- Gills: although we associate them more with fish, some water insects have extensions of tracheal system which reach out to the external tissue. They allow oxygen to be obtained very efficiently.
Characteristics of aquatic insects
Aquatic insects have a series of characteristics to be able to lead a complete or partial life in water, on or around. Among these we can mention:
- Some species have hydrodynamic bodies, making them good divers.
- In certain cases they have modified paddle-shaped hind legs. Some also have the addition of setae, a hair-like appendage which helps to swim.
- There are diving aquatic insects need to go to the surface to breathe. Others are swimmers, so they remain constantly submerged. Others are known as grabbers as they strongly attach themselves to some rocky or vegetable substrate in the water.
- They can be herbivorous, detritivorous or carnivorous animals, depending on their food source.
- As generally happens with non-aquatic insects, they reproduce by means of eggs from which a larva emerges. The larva then undergoes metamorphosis and several other stages to finally form the adult.
- From an ecological point of view they are important for food chains within aquatic ecosystems.
- They have a waxy cuticle in the case of freshwater insects as it protects them by preventing excess water entering the body. However, in submerged respiration, this excess water is regulated by a constant and dilute excretion of liquids.
- Some semi-aquatic insects have the ability to walk on water. They do not break the surface tension of the water and can subsequently be supported by it.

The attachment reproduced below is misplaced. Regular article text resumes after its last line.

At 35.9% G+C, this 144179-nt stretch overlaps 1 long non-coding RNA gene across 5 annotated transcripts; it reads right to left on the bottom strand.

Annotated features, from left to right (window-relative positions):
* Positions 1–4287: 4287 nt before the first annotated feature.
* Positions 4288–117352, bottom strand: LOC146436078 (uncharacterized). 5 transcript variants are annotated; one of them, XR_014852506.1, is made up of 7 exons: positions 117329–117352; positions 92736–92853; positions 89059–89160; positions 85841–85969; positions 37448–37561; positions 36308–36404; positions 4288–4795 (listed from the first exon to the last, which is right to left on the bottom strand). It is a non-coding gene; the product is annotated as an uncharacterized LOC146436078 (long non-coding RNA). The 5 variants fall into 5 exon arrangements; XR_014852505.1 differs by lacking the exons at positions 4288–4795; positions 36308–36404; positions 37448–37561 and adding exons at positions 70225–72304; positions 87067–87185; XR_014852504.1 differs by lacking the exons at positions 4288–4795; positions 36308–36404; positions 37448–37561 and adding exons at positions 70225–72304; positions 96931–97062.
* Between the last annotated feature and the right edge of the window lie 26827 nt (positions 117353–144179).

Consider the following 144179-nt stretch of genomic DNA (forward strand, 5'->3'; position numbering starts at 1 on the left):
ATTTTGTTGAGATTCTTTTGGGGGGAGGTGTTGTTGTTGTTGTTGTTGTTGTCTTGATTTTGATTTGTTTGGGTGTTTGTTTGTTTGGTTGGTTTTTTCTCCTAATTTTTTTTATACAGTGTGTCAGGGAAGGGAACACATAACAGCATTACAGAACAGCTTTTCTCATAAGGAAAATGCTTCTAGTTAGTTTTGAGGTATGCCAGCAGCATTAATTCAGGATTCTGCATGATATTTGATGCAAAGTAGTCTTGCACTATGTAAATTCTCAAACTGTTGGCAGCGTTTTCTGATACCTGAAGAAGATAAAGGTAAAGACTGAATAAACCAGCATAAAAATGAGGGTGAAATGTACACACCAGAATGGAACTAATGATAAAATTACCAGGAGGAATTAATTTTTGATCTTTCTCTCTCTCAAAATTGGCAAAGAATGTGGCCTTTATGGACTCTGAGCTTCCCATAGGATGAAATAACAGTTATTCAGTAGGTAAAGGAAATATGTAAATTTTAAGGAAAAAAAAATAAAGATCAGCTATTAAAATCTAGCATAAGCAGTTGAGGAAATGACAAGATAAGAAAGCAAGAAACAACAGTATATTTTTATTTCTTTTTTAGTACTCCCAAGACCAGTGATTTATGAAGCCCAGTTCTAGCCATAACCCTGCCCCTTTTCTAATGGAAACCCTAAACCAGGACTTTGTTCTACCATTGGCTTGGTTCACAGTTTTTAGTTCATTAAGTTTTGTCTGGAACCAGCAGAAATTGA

Examples of aquatic insects
As we mentioned at the beginning, insects are a very diverse group within the animal world. It is important to remember that some species live their entire lives in water, while others have a short terrestrial period in their adult form. In these cases, they are also usually considered aquatic, because their greatest development is carried out submerged in water.
Certain examples of aquatic insects are:
- Giant water bugs (Belostomatidae)
- Great silver water beetle (Hydrophilus piceus)
- Predaceous diving beetles (Dytiscidae)
- Microcaddisflies (Hydroptilidae)
- Alkali fly (Ephydra hians)
- Small water striders (Veliidae)
- Whirligig beetles (Gyrinidae)
- Burrowing water beetles (Noteridae)
- Squeak beetles (Hygrobiidae)
- Haliplids or crawling water beetles (Haliplidae)
- Riffle beetles (Elmidae)
- Water boatmen (Corixidae)
- Water striders or pond skaters (Gerridae)
- Backswimmers (Notonectidae)
While some species of ant like places with a lot of moisture, none are considered aquatic insects. Learn more about this different insect species with our article on the different types of ants.
If you want to read similar articles to Aquatic Insects - Types of Water Insects, we recommend you visit our Facts about the animal kingdom category.
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- Hanson, P., Springer, M., & Ramirez, A. (2010). Chapter 1: Introduction to groups of aquatic macroinvertebrates. Journal of Tropical Biology, 58(4), 3-37. http://www.scielo.sa.cr/scielo.php?script=sci_arttext&pid=S0034-77442010000800001&lng=en&tlng=es
- Reynoso, D., & Novelo, R. (2022). Breathing underwater: insects. Eco-logical Magazine. https://www.inecol.mx/inecol/index.php/es/2013-06-05-10-34-10/17-ciencia-hoy/1157-respirar-bajo-el-agua-insectos